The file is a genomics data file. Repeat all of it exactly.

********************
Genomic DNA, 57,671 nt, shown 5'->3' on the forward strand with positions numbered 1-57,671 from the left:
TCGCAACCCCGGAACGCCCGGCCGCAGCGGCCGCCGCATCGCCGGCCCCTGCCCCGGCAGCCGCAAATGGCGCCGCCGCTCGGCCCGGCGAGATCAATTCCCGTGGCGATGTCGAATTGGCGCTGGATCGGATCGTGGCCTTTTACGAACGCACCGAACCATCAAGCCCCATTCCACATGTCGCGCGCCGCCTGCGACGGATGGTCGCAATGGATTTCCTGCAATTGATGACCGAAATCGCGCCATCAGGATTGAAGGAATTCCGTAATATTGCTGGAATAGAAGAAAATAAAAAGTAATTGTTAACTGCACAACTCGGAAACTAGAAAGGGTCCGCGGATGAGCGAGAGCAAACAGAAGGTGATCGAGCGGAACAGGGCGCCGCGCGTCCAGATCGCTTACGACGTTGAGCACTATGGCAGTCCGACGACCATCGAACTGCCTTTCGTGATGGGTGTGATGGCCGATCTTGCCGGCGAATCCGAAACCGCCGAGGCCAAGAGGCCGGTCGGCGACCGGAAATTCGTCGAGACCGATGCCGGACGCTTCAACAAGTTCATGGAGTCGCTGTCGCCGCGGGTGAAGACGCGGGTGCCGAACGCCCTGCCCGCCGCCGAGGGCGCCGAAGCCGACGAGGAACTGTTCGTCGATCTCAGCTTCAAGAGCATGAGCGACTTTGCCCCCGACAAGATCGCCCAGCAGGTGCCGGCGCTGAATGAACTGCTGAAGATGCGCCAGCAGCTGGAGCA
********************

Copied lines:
Genomic DNA, 57,671 nt, shown 5'->3' on the forward strand with positions numbered 1-57,671 from the left:
TCGCAACCCCGGAACGCCCGGCCGCAGCGGCCGCCGCATCGCCGGCCCCTGCCCCGGCAGCCGCAAATGGCGCCGCCGCTCGGCCCGGCGAGATCAATTCCCGTGGCGATGTCGAATTGGCGCTGGATCGGATCGTGGCCTTTTACGAACGCACCGAACCATCAAGCCCCATTCCACATGTCGCGCGCCGCCTGCGACGGATGGTCGCAATGGATTTCCTGCAATTGATGACCGAAATCGCGCCATCAGGATTGAAGGAATTCCGTAATATTGCTGGAATAGAAGAAAATAAAAAGTAATTGTTAACTGCACAACTCGGAAACTAGAAAGGGTCCGCGGATGAGCGAGAGCAAACAGAAGGTGATCGAGCGGAACAGGGCGCCGCGCGTCCAGATCGCTTACGACGTTGAGCACTATGGCAGTCCGACGACCATCGAACTGCCTTTCGTGATGGGTGTGATGGCCGATCTTGCCGGCGAATCCGAAACCGCCGAGGCCAAGAGGCCGGTCGGCGACCGGAAATTCGTCGAGACCGATGCCGGACGCTTCAACAAGTTCATGGAGTCGCTGTCGCCGCGGGTGAAGACGCGGGTGCCGAACGCCCTGCCCGCCGCCGAGGGCGCCGAAGCCGACGAGGAACTGTTCGTCGATCTCAGCTTCAAGAGCATGAGCGACTTTGCCCCCGACAAGATCGCCCAGCAGGTGCCGGCGCTGAATGAACTGCTGAAGATGCGCCAGCAGCTGGAGCA